Education funding, runoffs, and abortion likely to take center stage as legislative session begins
One of the major issues facing Georgia legislators during the session that begins next week is how public schools in the state are funded.
The Quality Basic Education Act was implemented in 1986 and dictates how state revenues are divided among 180 school districts, but many claim the formula is outdated, written before digital devices were a staple and before mental health issues spiraled.
State Senator Mike Dugan chairs a study committee considering changes. He says he expects something to happen but is unsure whether it will be completed during this session. Prior attempts have been snagged for several reasons: The formula is complicated; the state’s diverse school districts — urban, suburban, rural, rich, poor — have competing or at least differing needs; and the cost of meeting those needs, rather than shifting money between them, could be large. The last major effort, undertaken by Governor Nathan Deal in 2015, brought together a panel of more than 30 lawmakers, educators and experts to study the formula and recommend changes.
The commission issued an 86 page report which led to no significant action.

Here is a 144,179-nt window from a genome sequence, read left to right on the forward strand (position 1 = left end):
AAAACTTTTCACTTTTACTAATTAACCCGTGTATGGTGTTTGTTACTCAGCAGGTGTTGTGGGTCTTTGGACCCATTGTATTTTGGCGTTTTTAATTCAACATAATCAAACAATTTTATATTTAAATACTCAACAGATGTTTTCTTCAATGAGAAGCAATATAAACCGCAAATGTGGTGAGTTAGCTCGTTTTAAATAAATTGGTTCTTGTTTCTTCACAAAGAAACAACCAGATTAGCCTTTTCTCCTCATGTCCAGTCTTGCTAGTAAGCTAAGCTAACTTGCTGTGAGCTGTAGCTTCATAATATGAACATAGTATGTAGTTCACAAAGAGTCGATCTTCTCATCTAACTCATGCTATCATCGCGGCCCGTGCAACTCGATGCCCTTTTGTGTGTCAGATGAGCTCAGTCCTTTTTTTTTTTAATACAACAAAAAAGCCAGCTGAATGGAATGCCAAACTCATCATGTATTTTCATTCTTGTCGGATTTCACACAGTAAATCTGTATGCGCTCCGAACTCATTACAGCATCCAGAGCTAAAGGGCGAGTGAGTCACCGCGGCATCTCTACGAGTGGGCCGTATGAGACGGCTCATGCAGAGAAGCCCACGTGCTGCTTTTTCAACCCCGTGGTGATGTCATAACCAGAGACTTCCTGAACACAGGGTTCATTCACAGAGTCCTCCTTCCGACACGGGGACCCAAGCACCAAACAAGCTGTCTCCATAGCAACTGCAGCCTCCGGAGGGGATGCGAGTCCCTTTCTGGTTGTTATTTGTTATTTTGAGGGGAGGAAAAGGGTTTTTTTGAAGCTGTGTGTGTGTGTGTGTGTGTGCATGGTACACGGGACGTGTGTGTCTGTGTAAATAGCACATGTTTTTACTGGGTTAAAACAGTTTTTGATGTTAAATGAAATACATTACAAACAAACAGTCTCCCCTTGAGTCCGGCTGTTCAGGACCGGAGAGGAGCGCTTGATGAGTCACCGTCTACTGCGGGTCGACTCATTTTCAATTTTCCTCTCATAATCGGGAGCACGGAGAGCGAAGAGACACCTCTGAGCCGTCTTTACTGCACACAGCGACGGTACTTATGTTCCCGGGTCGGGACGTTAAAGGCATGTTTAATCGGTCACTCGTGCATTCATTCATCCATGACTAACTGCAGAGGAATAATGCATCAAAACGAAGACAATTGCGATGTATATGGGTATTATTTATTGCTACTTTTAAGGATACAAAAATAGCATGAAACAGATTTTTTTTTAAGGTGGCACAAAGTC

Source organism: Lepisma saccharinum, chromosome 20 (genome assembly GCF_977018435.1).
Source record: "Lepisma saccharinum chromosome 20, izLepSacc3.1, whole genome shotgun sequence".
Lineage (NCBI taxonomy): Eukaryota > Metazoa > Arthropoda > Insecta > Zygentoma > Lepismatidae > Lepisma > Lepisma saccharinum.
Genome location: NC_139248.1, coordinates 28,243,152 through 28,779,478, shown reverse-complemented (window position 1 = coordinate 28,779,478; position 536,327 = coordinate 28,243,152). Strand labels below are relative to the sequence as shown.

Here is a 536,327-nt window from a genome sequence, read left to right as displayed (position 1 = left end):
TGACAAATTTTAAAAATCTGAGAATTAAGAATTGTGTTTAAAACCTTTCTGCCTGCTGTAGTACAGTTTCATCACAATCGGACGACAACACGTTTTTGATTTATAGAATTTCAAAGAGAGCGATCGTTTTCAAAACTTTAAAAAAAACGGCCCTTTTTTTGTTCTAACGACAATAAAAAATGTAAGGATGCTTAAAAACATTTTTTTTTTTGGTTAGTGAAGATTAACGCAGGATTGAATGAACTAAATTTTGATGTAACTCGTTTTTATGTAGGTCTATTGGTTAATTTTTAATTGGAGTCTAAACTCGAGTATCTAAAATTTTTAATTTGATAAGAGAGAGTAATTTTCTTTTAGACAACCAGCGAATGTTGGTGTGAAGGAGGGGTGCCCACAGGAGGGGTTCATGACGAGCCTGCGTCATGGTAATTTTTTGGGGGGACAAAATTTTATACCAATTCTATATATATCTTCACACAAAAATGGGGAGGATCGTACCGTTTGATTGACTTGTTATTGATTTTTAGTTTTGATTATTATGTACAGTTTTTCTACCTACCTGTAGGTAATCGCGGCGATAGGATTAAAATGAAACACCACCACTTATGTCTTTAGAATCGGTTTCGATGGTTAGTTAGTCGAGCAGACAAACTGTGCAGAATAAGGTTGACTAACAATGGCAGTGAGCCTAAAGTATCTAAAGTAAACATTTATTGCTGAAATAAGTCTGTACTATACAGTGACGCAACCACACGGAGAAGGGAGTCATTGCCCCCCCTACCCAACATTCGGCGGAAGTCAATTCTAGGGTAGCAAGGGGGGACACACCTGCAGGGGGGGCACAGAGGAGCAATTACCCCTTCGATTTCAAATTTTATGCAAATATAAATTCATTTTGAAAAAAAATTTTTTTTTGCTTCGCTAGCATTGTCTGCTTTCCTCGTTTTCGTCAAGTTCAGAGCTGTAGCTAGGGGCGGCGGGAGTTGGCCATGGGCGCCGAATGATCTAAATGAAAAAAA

State lawmakers are also expected to undertake another round of legislation involving abortion. State law now restricts doctors from performing abortion services after about six weeks of gestation. But state law doesn’t clearly restrict women who want abortions from obtaining abortion medication themselves. One detail expected to get a look from legislators is the ability of women to receive abortive drugs in the mail or via a courier. The issue was taken up last year, but a vote was never taken. At the time, opponents of the bill spoke against the measure saying it would actually harm women by giving them fewer options before a fetal heartbeat is detected.
The fight over how Georgia conducts runoff elections is also expected to be in the spotlight during the legislative session.
Georgia is unusual in requiring a runoff whenever candidates fall short of a majority. No other state requires runoffs after both primary and general elections, and only two other states — Louisiana and Mississippi — call for runoffs after general elections.
That provision could be changed by the Republican-run General Assembly during this year’s legislative session after a third straight runoff win by Democrats last month, when U.S. Sen. Raphael Warnock defeated Republican Herschel Walker. The state’s top elections official, Secretary of State Brad Raffensperger, called on legislators last month to make changes to the state’s runoff laws, citing the extra stresses that runoffs place on already-beleaguered county elections offices.
Some legislators, however, say they see value in keeping Georgia’s runoffs because they force candidates to win a majority and prevent Libertarian Party candidates from hurting the chances of other candidates. And positions on the runoff system do not fall exclusively along party lines. Hartwell Republican Alan Powell says he prefers keeping the runoff to prevent third party candidates from altering outcomes. Democrat James Beverly says he’ll be cautious about proposals to change the law.